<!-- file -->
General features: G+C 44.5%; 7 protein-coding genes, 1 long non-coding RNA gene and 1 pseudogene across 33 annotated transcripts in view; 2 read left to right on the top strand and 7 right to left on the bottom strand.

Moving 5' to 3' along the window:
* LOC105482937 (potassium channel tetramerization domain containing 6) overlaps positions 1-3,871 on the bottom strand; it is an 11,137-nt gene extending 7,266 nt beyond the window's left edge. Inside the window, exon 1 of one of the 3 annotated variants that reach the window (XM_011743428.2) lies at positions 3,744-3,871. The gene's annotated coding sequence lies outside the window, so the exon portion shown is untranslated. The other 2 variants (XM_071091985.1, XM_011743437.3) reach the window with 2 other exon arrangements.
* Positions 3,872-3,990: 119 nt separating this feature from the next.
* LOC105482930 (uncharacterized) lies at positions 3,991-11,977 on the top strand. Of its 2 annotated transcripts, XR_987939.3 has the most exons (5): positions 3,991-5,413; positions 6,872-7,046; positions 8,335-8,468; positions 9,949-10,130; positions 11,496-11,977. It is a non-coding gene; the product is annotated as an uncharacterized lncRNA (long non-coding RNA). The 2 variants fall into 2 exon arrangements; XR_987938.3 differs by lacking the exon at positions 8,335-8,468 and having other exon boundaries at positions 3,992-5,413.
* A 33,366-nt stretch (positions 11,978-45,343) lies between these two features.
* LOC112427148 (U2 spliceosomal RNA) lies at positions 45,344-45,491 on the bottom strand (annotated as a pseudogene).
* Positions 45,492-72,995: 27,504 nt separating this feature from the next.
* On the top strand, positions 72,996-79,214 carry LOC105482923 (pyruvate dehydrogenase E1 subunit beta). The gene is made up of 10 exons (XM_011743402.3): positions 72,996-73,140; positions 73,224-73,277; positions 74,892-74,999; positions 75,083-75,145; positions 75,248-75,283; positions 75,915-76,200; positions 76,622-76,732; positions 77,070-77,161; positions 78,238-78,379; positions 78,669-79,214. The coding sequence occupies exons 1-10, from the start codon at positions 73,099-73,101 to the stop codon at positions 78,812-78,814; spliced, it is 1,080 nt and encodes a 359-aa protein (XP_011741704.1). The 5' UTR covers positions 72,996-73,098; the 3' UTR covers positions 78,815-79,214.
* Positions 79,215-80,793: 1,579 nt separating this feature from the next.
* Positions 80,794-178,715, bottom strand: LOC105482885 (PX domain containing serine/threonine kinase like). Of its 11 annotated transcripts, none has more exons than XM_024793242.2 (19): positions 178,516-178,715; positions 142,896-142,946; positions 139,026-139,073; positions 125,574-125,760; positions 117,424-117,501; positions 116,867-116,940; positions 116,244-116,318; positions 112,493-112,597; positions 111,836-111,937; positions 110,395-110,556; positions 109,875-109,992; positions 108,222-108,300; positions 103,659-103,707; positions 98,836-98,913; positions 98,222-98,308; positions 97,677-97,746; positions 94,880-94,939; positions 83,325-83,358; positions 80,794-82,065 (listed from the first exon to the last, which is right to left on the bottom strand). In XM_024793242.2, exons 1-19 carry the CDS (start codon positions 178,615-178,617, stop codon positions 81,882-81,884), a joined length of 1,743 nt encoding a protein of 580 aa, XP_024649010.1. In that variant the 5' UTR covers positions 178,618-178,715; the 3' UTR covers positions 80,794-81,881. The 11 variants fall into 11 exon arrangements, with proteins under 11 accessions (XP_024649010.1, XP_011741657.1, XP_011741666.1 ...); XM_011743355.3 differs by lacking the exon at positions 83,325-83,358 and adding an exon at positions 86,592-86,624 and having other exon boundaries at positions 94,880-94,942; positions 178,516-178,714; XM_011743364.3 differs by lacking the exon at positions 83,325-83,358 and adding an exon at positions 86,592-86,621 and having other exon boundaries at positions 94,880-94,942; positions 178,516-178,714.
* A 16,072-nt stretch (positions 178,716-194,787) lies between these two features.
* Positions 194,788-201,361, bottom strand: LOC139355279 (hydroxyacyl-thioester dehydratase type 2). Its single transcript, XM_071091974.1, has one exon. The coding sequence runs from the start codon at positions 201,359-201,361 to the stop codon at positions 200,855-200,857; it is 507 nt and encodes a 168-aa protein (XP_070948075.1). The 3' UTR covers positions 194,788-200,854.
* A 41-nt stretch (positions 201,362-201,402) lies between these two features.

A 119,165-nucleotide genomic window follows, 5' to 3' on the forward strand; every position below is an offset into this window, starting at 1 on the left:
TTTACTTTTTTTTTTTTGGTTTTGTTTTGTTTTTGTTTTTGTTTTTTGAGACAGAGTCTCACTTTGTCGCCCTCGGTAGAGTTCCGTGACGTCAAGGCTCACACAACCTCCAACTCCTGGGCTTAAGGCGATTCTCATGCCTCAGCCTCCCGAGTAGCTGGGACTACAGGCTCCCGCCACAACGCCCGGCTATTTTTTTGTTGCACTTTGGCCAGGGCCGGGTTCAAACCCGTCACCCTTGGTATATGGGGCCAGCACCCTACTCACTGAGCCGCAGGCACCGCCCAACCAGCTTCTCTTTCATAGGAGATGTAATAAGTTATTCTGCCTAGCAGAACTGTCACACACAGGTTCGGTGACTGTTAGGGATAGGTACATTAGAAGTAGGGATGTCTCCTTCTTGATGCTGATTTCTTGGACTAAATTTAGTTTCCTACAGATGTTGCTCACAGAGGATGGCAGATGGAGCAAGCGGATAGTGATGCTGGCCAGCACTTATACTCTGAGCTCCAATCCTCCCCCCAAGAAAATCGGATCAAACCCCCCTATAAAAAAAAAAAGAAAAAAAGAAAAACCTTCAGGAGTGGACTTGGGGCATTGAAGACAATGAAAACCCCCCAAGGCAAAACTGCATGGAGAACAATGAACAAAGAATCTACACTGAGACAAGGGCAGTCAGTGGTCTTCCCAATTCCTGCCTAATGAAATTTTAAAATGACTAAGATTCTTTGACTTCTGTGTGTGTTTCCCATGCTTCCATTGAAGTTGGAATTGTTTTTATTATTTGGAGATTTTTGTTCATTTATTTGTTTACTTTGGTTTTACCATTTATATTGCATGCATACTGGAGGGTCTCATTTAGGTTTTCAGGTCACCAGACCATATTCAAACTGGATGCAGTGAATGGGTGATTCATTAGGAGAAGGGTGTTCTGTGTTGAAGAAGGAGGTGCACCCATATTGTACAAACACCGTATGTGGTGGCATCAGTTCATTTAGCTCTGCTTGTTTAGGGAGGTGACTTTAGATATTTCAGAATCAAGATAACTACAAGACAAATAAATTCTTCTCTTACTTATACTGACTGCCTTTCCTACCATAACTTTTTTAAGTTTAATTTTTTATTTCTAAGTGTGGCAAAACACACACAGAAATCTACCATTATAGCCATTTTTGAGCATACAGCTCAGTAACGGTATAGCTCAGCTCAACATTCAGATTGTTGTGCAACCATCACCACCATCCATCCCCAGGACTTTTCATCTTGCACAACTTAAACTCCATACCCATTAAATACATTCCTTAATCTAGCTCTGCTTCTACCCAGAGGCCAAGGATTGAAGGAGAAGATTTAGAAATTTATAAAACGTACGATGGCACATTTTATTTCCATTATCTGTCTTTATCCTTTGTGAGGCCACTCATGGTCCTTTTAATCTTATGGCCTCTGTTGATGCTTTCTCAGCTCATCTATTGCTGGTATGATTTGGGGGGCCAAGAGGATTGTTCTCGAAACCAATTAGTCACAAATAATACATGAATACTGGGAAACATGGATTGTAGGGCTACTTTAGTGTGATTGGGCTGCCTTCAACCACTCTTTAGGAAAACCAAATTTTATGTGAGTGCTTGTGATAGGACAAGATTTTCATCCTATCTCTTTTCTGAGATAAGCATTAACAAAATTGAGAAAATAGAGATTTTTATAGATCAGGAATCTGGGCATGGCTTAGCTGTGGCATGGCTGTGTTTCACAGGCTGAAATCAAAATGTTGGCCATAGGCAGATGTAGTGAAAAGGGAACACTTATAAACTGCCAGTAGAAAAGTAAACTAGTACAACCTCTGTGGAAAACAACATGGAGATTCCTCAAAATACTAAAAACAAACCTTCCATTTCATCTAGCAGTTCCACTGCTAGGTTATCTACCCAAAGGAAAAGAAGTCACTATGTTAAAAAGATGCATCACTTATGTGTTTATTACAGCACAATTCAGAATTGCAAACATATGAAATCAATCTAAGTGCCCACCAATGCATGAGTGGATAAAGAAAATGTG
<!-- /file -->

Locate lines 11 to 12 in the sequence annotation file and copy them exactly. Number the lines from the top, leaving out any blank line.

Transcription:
* Positions 80,794-178,715, bottom strand: LOC105482885 (PX domain containing serine/threonine kinase like). Of its 11 annotated transcripts, none has more exons than XM_024793242.2 (19): positions 178,516-178,715; positions 142,896-142,946; positions 139,026-139,073; positions 125,574-125,760; positions 117,424-117,501; positions 116,867-116,940; positions 116,244-116,318; positions 112,493-112,597; positions 111,836-111,937; positions 110,395-110,556; positions 109,875-109,992; positions 108,222-108,300; positions 103,659-103,707; positions 98,836-98,913; positions 98,222-98,308; positions 97,677-97,746; positions 94,880-94,939; positions 83,325-83,358; positions 80,794-82,065 (listed from the first exon to the last, which is right to left on the bottom strand). In XM_024793242.2, exons 1-19 carry the CDS (start codon positions 178,615-178,617, stop codon positions 81,882-81,884), a joined length of 1,743 nt encoding a protein of 580 aa, XP_024649010.1. In that variant the 5' UTR covers positions 178,618-178,715; the 3' UTR covers positions 80,794-81,881. The 11 variants fall into 11 exon arrangements, with proteins under 11 accessions (XP_024649010.1, XP_011741657.1, XP_011741666.1 ...); XM_011743355.3 differs by lacking the exon at positions 83,325-83,358 and adding an exon at positions 86,592-86,624 and having other exon boundaries at positions 94,880-94,942; positions 178,516-178,714; XM_011743364.3 differs by lacking the exon at positions 83,325-83,358 and adding an exon at positions 86,592-86,621 and having other exon boundaries at positions 94,880-94,942; positions 178,516-178,714.
* A 16,072-nt stretch (positions 178,716-194,787) lies between these two features.